I’m just going to say it: the traditional IDE format is not great for writing queries for analytics work. I’ll start by explaining why, then tell you what you can do about it.
First, my explanation — there are two things that you really need to know when you’re writing or reading a query, and IDEs really fall short here:
- 🗃 Data context: What are these tables and columns?
Queries operate over tables and columns. Without understanding what these basic ingredients represent, you’ll be flying in the dark.
- 📈 Business context: What is the purpose of this query?
The product of SQL often isn’t the code itself — it’s the insights you gain from it, which generally live outside of your
Let’s consider these more in-depth, then consider some solutions.
The IDE is built for code context, not data context 🗃
What’s the first thing you do when you start writing a query?select ... from ...
from, then look for tables and columns (and information about these tables and columns) to fill in the blanks.
Traditional IDEs, however, are structured to provide code context, not this flavor of data context. If you’ve ever used a modern IDE, you know you can jump to object definitions immediately. It’s fantastic. This makes it so much easier to get the kind of context you need for programming— the kind of context that’s defined in a separate file in your codebase. Along with a view of your file structure to orient you, the IDE enables you to manage codebases with hundreds of intertwined files.
But this is not what you need for SQL.
You don’t need jumps to understand your queries — you need deep documentation.
Unlike codebases, SQL files are [generally] standalone files with dependencies only on tables, meaning a lot of the benefit provided by reference-jumping in IDEs is greatly reduced. Your dependencies are only one level deep. On the other hand, the sort of table and column information you do need will often require depth. For instance, I’ll spend time looking for additional documentation about tables, who else used them, pipelines that reference them in Github to understand their provenance, etc. And access to this depth of information is, simply put, lacking in any of today’s SQL IDEs.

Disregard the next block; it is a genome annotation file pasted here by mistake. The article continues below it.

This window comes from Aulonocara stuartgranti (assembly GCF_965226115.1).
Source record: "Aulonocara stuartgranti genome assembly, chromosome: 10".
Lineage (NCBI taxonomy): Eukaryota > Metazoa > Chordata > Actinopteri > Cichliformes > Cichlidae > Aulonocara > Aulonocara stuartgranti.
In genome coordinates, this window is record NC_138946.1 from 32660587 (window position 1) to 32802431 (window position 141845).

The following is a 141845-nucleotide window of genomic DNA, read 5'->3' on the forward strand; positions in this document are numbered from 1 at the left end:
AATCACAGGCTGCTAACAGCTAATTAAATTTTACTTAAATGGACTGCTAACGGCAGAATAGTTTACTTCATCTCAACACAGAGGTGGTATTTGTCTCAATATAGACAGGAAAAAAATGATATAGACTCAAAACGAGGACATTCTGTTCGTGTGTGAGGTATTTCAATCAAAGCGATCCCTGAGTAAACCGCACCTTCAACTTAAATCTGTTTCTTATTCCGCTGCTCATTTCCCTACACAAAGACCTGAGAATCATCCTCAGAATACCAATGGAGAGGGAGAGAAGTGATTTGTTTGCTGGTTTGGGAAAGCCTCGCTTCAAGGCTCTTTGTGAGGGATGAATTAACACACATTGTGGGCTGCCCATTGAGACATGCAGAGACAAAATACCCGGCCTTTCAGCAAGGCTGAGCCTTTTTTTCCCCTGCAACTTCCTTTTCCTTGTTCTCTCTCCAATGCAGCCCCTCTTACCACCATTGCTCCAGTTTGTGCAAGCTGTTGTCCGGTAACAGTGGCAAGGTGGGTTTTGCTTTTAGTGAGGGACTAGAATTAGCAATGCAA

The IDE has no place for business context 📈
Let’s say you’ve figured out how to get sufficient data context to write a query. What do you do next? Typically, you’ll want to write up your work (at least if you want to have any hope of understanding the decisions you made or the insights garnered in the future).
“But Robert, what about self-documenting code and comments?”, you might say.
In my experience, loose SQL files alone, however well-organized or well-commented, don’t quite suffice to keep track of your work. I always find myself either pushing them to git along with some markdown or keeping them in a separate note-taking tool. Why?
Because SQL is an interface between you and your data, not a traditional programming language.
In other words, SQL is almost always a means to an end, not the end itself. And consequently, this means that the code itself is never the whole story. The code, the motivation, the results — these are all necessary to understand what a query is for, and there’s precious little space in the IDE for context of this form.
Alright. So I’ve told you that IDEs have no space for data context or business context, but I haven’t offered any solutions. In reality, there just aren’t many options out there.
- Roll up data discovery + query IDE/SQL notebooks + doc app
Data discovery tools fix the data context problem, and a separate doc app will address the business context problem. And this is what we recommended with our early customers, but there’s a serious problem with this: everything is disjoint, making it hard to manage and keep things in sync. Plus, I get a headache thinking about using 3 apps for a workflow that should only require one.
If you’re looking for a barebones solution, check out whale, which enables you combine data context and business context using command-line data discovery and executable SQL within markdown files. Some open-source notebook-based solutions also exist, but we’ve generally found them clunky or underdeveloped (plain Jupyter notebooks + Knowledge-repo, Franchise, Querybook).
If you’re looking for a more elegant solution, we built something — a place for your data context, business context, and queries to live in beautiful harmony.
We call it: Hyperquery — The Collaborative Workspace for Data Analysts
We’re building a SQL-first workspace that elegantly rolls the query editor into a delightful docs tool (think Notion), with easily accessible and deeply integrated data discovery. We’ve been working with a few early customers and given their reception, we’re confident this is the best way to write SQL. We guarantee you’ve never used anything like this. Sign up for the waitlist at hyperquery.ai — we’ll be launching our invite-only platform in the next few weeks.
The sort of contextual information we all search for when we write queries is not just a convenience. SQL queries and their constituent components need context to have ANY meaning. Without context, you’re not just wasting time, you’re being reckless! 😉
Keep this in mind the next time you write a query — get context, write docs, and you’ll have a much more sustainable workflow. And if you want a tool to make this a bit more manageable, sign up for Hyperquery here.